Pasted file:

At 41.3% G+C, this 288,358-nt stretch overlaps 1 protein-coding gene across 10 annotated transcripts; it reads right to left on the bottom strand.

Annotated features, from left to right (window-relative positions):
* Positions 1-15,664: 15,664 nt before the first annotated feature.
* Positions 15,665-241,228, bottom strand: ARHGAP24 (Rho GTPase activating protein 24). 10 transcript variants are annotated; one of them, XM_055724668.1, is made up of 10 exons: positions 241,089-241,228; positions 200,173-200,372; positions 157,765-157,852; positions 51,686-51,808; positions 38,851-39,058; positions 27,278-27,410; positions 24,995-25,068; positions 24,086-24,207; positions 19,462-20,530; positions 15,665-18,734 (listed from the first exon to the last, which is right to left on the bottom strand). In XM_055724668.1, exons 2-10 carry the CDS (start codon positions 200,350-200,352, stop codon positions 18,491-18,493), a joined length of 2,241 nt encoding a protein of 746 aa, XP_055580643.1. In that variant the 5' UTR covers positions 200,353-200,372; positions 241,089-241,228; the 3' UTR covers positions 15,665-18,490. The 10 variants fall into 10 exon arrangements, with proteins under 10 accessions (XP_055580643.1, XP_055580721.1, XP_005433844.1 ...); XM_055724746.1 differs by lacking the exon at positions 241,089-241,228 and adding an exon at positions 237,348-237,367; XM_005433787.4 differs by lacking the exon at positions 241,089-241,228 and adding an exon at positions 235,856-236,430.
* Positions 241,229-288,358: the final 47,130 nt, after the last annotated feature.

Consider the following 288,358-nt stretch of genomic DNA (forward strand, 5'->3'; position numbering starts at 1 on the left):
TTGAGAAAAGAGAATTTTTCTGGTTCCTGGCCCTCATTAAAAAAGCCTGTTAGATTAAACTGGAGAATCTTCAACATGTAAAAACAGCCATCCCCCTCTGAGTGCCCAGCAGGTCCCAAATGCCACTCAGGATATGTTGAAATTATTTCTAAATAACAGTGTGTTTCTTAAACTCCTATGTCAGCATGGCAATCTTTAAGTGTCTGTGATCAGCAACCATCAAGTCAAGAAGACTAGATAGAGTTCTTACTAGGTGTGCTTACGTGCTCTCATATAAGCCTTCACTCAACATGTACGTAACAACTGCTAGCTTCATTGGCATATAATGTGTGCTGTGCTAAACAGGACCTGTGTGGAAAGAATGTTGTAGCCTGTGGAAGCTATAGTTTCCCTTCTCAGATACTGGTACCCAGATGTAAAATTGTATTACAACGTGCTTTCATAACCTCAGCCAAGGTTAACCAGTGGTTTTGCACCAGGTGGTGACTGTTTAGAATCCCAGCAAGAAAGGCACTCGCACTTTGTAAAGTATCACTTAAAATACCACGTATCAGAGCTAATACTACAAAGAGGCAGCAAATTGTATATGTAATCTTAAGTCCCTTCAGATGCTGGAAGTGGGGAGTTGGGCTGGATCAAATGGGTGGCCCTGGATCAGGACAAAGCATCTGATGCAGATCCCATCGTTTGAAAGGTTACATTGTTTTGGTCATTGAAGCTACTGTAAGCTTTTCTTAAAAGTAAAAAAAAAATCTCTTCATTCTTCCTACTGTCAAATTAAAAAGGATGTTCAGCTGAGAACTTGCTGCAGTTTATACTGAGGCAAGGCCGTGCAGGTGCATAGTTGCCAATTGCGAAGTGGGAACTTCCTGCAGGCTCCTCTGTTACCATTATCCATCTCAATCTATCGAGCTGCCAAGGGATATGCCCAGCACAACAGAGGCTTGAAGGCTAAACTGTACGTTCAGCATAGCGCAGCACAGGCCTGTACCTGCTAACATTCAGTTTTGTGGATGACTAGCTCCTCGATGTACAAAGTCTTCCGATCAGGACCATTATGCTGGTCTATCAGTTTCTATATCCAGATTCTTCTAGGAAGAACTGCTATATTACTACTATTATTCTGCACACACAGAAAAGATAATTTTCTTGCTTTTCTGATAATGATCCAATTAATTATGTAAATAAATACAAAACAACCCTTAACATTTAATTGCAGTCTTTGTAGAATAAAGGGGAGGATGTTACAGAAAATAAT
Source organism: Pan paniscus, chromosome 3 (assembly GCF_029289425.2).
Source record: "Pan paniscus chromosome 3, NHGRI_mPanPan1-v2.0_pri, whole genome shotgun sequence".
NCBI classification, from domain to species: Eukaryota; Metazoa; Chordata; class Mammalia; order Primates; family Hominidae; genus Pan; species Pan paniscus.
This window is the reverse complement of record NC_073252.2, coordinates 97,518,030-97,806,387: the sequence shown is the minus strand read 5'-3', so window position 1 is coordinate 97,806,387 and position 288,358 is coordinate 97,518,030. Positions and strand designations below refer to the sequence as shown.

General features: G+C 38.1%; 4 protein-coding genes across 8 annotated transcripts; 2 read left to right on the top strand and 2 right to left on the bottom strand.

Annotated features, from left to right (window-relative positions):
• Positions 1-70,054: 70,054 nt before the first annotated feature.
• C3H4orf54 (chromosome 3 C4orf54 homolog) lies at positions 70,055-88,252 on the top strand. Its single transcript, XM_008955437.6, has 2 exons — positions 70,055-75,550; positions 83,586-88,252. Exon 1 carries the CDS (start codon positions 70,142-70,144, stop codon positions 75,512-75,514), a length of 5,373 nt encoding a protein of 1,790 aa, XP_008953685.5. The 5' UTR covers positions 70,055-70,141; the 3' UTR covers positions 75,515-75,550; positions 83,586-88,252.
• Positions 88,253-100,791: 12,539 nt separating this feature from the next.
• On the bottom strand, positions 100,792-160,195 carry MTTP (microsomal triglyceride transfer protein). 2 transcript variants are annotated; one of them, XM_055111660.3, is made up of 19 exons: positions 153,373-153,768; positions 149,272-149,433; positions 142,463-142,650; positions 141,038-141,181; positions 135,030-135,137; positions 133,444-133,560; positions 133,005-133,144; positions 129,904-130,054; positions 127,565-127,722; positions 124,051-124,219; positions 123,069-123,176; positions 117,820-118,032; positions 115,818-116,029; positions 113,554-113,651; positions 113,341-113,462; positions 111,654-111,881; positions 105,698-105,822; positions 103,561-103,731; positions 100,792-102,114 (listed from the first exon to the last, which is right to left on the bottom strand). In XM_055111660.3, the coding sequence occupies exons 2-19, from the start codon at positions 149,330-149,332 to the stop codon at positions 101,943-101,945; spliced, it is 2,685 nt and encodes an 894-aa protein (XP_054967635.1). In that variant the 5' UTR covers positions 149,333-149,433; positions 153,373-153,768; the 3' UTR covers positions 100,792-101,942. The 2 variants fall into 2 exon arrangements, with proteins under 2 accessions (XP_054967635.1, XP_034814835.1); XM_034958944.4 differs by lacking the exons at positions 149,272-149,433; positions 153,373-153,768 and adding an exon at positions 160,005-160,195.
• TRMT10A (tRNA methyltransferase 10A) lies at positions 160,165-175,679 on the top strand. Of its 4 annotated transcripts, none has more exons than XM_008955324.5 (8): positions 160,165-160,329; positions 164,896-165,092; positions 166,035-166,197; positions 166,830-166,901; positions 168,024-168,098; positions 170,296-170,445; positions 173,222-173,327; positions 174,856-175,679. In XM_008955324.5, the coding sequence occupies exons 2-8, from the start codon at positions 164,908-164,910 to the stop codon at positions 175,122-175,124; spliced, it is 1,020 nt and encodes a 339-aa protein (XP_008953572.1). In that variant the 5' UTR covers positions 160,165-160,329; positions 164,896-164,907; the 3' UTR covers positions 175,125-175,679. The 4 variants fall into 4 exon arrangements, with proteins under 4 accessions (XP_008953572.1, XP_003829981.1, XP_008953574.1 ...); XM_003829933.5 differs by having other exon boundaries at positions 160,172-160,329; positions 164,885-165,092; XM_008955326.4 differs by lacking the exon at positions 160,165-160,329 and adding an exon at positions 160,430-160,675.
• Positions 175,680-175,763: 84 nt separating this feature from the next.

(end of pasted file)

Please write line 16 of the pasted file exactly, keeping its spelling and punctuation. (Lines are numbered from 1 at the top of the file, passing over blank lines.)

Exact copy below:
• Positions 88,253-100,791: 12,539 nt separating this feature from the next.